Max Planck Research Group Body and Self
The human body: investigating its role in action, cognition and creating the sense of self
The research group aims at experimentally studying the constituents of the sense of agency and the sense of self in relation to the physical body. Our studies focus on the questions of how we perceive and represent our own body and the body of other persons, how this representation is implemented in the brain, and how we integrate sensory and motor signals that accompany or body movements to form a coherent mental representation of our body. Experimental methods include behavioural/psychophysical measurements and/or neuroscientific techniques (e.g., Transcranial Magnetic Stimulation, EEG, Functional Imaging).
Our ongoing projects investigate:
- self / other distinction with respect to actions and body parts
- sensorimotor integration and cognitive representation of one’s body
- neurocognitive principles of visual body processing.
“Everywhere in the world, self starts with body.“ (BAUMEISTER, 1999, p. 2, The self in social psychology, Psychology Press). According to this statement, our own body is not only an essential requirement for the daily interaction with the outside world, but is also included in the notion of self. In the literature there are a lot of different models from various fields of research on how the nature of the self can be described. The dominant view so far regarded the self as a purely mental entity. In recent history, however, many authors started grounding the concept of the self in the physical body, thus focussing on a “bodily self”. This approach perhaps comes also closer to our everyday concept of ourselves. We experience a basic sense of self by processing sensory and motor signals that accompany our body movements (DAMASIO, 1999, The feeling of what happens, Harcourt; GALLAGHER, 2000, Trends Cog Sci, 4, 14-21). These signals mediate the sensations that the body is indubitably mine (i.e., sense of body ownership) and that I am the author of the actions my body performs (i.e., sense of agency) (IBID.). Normally, we are rarely aware of these sensations. The bodily self rather seems to be an obvious and invariant phenomenon, which we are not used to reflecting upon. The body just seems to be there (JAMES, 1890; The Principles of Psychology, Harvard University Press) and provides a stable somatosensory background for subjective experience. We normally also take it for granted that our body builds an entity independent from other bodies and objects in the external world and we can easily differentiate our actions from the actions of others.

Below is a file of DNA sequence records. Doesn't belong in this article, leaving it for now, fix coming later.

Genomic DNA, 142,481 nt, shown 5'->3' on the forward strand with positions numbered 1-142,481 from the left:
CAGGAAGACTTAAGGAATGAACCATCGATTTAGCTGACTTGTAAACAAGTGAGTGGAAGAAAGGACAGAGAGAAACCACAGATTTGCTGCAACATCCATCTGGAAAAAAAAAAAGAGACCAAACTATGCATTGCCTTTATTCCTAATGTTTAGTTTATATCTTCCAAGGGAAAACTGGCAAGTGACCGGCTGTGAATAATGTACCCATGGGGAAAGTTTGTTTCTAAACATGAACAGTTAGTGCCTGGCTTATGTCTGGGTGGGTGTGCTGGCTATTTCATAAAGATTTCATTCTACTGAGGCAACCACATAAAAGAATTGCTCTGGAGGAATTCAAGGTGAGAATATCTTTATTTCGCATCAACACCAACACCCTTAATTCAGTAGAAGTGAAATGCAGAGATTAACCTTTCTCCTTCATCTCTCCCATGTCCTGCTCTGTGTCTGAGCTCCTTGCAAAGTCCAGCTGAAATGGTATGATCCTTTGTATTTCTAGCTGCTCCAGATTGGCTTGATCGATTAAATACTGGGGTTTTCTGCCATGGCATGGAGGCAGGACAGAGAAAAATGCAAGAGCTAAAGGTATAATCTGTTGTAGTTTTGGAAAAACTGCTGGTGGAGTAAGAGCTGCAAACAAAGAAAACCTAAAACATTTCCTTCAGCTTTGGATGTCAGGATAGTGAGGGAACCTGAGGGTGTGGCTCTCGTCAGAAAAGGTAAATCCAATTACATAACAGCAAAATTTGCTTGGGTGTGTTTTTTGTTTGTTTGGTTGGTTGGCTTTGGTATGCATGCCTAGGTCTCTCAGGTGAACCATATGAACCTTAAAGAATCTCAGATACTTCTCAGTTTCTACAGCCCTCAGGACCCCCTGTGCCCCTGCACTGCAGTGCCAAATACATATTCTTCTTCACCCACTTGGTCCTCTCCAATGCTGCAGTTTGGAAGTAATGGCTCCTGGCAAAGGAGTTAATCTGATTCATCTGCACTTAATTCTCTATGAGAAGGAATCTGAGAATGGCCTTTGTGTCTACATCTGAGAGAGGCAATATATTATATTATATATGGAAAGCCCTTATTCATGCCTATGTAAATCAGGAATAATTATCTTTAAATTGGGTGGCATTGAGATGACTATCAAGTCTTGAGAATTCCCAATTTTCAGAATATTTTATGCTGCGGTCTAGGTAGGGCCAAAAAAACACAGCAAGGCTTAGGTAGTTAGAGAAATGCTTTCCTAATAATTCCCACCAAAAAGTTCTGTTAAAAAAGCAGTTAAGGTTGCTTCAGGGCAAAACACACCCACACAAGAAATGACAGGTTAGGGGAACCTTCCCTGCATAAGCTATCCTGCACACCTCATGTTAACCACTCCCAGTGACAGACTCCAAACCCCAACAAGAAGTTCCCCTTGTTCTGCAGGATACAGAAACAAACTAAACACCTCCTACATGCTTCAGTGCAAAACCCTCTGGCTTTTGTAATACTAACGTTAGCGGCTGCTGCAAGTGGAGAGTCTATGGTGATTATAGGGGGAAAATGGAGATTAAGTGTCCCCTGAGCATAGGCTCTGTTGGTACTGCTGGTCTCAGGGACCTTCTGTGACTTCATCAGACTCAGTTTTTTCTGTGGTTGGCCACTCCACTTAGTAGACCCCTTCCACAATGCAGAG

From a scientific point of view, however, the (bodily) self appears to be much more challenging. For example, the discovery of mirror neurons raises many questions regarding its nature: The properties of these neurons suggest that both self-generated and observed actions activate overlapping neural networks, thus implying a shared representation of self and other. Such a shared representation of actions and bodies raises a problem for the idea that the information provided by a “mirror system” can be used to construct a sense of self as distinct from others. It even argues against a self-specific representation of one’s own body and as a consequence, we should frequently make errors in assigning actions to the respective agent. Indeed, problems of agency attribution can occur in some pathological conditions but also in normal situations, in which, for example, the visual cues are ambiguous. Therefore, the question arise how do we know whether it is me or you given the idea that the brain represents others’ actions in the same way as it represents one’s own. A few models have been proposed on how the sense of agency and the sense of self are determined. These models either focusing on low-level brain processes or on high-level cognitive mechanisms but neither model have yet looked on the interrelation. Our work shall address this issue.
Moreover, our brain contains multiple, highly-distorted representations of the body which are stored in the primary sensorimotor areas (PENFIELD & RASMUSSEN, 1950, The cerebral cortex of man, Macmillan). These areas (i.e., the “body map”) show substantial structural reorganisations not only after brain injury, but also in gaining new sensorimotor abilities, such as playing an instrument. Neuroplastic changes in the primary body representation can occur even after very brief periods of time. Additionally, our different sensory modalities do also not always provide the same representation of our body. Nevertheless, most of the time, our phenomenological experience suggests a single, stable and coherent body. How does the brain construct this invariant model of our body from the primary neural representation? How do we generally learn the structure of our own body? We aim at studying the relationship between primary sensorimotor processes and experiences and the mental representation of one’s body.